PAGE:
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  1. #16
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    Quote Originally Posted by caliGopher View Post
    It comes down to what the strategy is. While the U, per usual, appears not to have one (make money is not a strategy) they have defaulted to the short term - make as much as you can from those who are willing to pay. The long term strategy is to fill the stadium. More butts in seats = more noise, more concession sales (even if it's minimally more), more souvenir revenue. Once you fill the stadium, you can increase pricing slowly over time. PSLs may never go away completely, but improving the game day environment would go a long way to helping the program improve. I've been to more than one Gopher game where a large vocal fan base at the end of the game could have influenced the outcome of the game.
    Ha really? At the end of the day the U has to make money to survive, how can that not be a strategy? It's the #1 thing that matters.


  2. #17
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    Quote Originally Posted by GopherWeatherGuy View Post
    Ha really? At the end of the day the U has to make money to survive, how can that not be a strategy? It's the #1 thing that matters.
    I didnít say they didnít need to make money. I did say ďmake moneyĒ is not a strategy.

    Iím not surprised you donít understand the difference between a goal (maximize revenue, or make money) and a strategy (what you need to do to build a sustainable revenue stream - get butts in seats, improve the game day experience, look beyond tickets as revenue opportunities, etc). Most people donít understand that difference.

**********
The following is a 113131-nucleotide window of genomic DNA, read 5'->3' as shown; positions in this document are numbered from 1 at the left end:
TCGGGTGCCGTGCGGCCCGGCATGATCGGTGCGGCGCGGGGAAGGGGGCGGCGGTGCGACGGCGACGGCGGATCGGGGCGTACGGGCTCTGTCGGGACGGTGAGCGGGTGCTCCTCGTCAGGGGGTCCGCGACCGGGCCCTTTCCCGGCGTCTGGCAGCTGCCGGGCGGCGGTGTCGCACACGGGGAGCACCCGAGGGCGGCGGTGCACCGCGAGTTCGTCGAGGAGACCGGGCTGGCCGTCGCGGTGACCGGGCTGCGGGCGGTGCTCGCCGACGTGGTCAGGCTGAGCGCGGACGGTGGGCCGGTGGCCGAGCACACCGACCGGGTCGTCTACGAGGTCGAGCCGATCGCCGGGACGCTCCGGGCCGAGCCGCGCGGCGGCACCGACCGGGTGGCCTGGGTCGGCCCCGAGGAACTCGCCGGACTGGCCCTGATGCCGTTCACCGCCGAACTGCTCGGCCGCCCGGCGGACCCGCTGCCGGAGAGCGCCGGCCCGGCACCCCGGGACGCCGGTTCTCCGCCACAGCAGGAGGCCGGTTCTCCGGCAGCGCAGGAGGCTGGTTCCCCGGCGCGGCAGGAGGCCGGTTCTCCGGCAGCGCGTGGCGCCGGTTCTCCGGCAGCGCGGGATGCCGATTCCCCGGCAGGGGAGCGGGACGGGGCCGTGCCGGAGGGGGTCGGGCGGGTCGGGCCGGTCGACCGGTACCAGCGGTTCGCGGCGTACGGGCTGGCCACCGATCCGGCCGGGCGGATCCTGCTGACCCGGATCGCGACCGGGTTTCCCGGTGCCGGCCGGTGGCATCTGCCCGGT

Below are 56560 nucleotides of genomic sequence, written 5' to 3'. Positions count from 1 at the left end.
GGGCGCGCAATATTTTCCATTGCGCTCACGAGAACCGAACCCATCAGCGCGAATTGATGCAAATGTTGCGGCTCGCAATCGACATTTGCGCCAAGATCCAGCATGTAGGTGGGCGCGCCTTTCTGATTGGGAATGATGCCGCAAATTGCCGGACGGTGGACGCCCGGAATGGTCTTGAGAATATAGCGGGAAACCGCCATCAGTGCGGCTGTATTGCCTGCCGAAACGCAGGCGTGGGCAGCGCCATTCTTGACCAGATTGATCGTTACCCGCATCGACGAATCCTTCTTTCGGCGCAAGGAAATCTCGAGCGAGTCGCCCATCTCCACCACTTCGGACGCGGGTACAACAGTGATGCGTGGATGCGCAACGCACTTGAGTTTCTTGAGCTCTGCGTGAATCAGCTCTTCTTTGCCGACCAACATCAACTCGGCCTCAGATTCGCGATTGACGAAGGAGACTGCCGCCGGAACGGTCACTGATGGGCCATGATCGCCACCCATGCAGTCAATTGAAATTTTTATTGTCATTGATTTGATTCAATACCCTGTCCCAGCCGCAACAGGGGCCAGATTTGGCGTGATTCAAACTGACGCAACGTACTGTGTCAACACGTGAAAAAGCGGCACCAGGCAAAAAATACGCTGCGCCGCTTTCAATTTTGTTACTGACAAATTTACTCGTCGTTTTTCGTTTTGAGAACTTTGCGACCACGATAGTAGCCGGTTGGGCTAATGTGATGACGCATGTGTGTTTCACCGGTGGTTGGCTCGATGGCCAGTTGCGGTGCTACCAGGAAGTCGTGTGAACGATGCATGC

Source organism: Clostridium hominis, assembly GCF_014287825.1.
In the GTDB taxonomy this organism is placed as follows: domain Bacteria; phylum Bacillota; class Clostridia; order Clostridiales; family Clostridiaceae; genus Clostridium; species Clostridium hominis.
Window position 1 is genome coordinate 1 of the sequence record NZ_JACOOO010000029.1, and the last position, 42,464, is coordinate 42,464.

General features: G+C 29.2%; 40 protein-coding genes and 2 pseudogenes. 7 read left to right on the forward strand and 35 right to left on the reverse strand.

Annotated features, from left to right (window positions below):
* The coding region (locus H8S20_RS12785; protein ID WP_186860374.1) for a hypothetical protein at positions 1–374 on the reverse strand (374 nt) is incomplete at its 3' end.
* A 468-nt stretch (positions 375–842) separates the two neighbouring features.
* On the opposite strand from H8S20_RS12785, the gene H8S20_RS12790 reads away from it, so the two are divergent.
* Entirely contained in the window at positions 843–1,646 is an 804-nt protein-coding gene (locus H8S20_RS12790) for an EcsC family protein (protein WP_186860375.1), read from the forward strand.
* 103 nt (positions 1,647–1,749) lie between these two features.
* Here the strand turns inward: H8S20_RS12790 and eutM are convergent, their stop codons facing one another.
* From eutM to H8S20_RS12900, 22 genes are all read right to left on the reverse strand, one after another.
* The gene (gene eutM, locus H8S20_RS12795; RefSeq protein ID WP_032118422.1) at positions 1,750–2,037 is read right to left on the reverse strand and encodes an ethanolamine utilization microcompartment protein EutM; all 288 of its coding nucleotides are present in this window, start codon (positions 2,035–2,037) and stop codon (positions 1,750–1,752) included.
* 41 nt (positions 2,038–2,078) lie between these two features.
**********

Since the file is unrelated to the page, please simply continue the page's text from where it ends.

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  3. #18

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    It's similar with rock concerts as well. The paradigm shifted with the advent of the digital age. Bands used to make most of their money off album (remember them?) sales and would use tours to promote the latest album. Now with all the changes in music merchandising due largely to downloading, bands make most of their money off touring, which has forced ticket prices into the stratosphere. Worst seat in the house for a big-time band will probably cost you about $100.

  4. #19
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    Quote Originally Posted by caliGopher View Post
    I didn’t say they didn’t need to make money. I did say “make money” is not a strategy.

    I’m not surprised you don’t understand the difference between a goal (maximize revenue, or make money) and a strategy (what you need to do to build a sustainable revenue stream - get butts in seats, improve the game day experience, look beyond tickets as revenue opportunities, etc). Most people don’t understand that difference.






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    Including you. They do currently have a sustainable revenue stream.

  5. #20

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    Quote Originally Posted by caliGopher View Post
    It comes down to what the strategy is. While the U, per usual, appears not to have one (make money is not a strategy) they have defaulted to the short term - make as much as you can from those who are willing to pay. The long term strategy is to fill the stadium. More butts in seats = more noise, more concession sales (even if it's minimally more), more souvenir revenue. Once you fill the stadium, you can increase pricing slowly over time. PSLs may never go away completely, but improving the game day environment would go a long way to helping the program improve. I've been to more than one Gopher game where a large vocal fan base at the end of the game could have influenced the outcome of the game.